Course Content
Establish Work Practices
1.1 Identify relevant stakeholders 1.2 Identify organisational objectives and practices 1.3 Evaluate current work conditions 1.4 Determine working conditions that allow innovative practices according to organisational policies and procedures 1.5 Identify organisational resources relating to innovation 1.6 Build and lead team and maximise opportunities for innovation
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Create and Implement an Innovative Environment
2.1 Evaluate the impacts of changing work environment 2.2 Collaborate with stakeholders and develop ideas for enhancing work environment 2.3 Identify and select resources required for enhancing work environment 2.4 Assess the ability of the workspace to support innovation 2.5 Assist team members to adapt and perform in new work environment 3.1 Encourage creative mindsets, collaborative working and development of positive workplace relationships 3.2 Reinforce the value of innovation according to organisational vision and objectives 3.3 Take risks to open up opportunities for innovation 3.4 Select ways of celebrating and encouraging innovation 3.5 Encourage and support evaluation of innovative ideas
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Share and Evaluate Your Innovative Ideas and Work Environment
4.1 Share relevant information, knowledge and skills on innovative practices with stakeholders 4.2 Provide and encourage formal and informal learning opportunities to develop skills required for innovation 4.3 Create opportunities where individuals can learn from the experience of others 4.4 Seek and respond to suggestions, improvements and innovations from all team members
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BSBSTR501 Establish innovative work environments
About Lesson

The Diffusion of Innovation theory, developed by Everett Rogers in 1962, explains how, over time, an idea or product gains momentum and spreads through a specific population or social system. The result of this diffusion is that people, as part of a social system, adopt a new idea, behavior, or product. Adoption means that a person does something differently than what they had previously (i.e., purchase or use a new product, acquire and perform a new behavior, etc.). The key to adoption is that the person must perceive the idea, behavior, or product as new or innovative. It is through this that diffusion is possible.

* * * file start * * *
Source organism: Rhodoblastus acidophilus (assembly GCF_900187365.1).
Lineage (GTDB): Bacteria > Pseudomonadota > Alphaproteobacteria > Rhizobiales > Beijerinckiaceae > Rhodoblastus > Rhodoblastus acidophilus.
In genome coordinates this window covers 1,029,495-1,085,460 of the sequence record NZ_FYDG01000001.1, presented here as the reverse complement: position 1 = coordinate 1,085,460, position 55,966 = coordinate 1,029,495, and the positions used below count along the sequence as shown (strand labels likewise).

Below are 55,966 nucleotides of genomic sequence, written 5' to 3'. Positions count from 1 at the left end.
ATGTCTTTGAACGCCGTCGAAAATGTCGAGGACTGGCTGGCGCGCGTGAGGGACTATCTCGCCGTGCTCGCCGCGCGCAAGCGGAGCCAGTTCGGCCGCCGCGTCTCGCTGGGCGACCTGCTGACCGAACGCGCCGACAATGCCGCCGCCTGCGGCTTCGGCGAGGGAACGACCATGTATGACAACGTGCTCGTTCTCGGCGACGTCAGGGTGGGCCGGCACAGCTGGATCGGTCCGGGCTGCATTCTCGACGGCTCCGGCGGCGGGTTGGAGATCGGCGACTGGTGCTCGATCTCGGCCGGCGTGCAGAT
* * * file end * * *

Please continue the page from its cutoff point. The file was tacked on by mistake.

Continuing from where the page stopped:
The process of diffusion involves four main elements:

  1. Innovation: This is something new or perceived as new by an individual or other unit of adoption. It can be a product, a practice, or an idea.
  2. Communication Channels: These are the means by which information about the innovation is transmitted to potential adopters. This can include mass media, social media, interpersonal communication, and other channels.
  3. Time: The diffusion process occurs over time, which includes the innovation-decision process (the process through which an individual or other decision-making unit passes from first knowledge of an innovation to forming an attitude toward the innovation, to a decision to adopt or reject, to implementation of the new idea, and to confirmation of this decision).
  4. Social System: This is the set of interrelated units that are engaged in joint problem-solving to accomplish a common goal. The social system provides the context within which diffusion occurs and can affect the speed and extent of diffusion.

 

Rogers identified five categories of adopters based on their innovativeness:

  1. Innovators (2.5%): These are the first individuals to adopt an innovation. They are willing to take risks and are often the first to develop new ideas.
  2. Early Adopters (13.5%): This group represents opinion leaders. They enjoy leadership roles, and embrace change opportunities.
  3. Early Majority (34%): These individuals are rarely leaders, but they do adopt new ideas before the average person. They typically need to see evidence that the innovation works before they are willing to adopt it.
  4. Late Majority (34%): These individuals are skeptical of change, and will only adopt an innovation after it has been tried by the majority.
  5. Laggards (16%): These individuals are the last to adopt an innovation. Unlike some of the previous categories, individuals in this category show little to no opinion leadership.

 

The theory has been used to describe a wide range of phenomena, from the spread of technological innovations to the adoption of new agricultural practices and public health interventions. Understanding the diffusion of innovation can help policymakers, business leaders, and educators design more effective strategies to promote the adoption of beneficial innovations.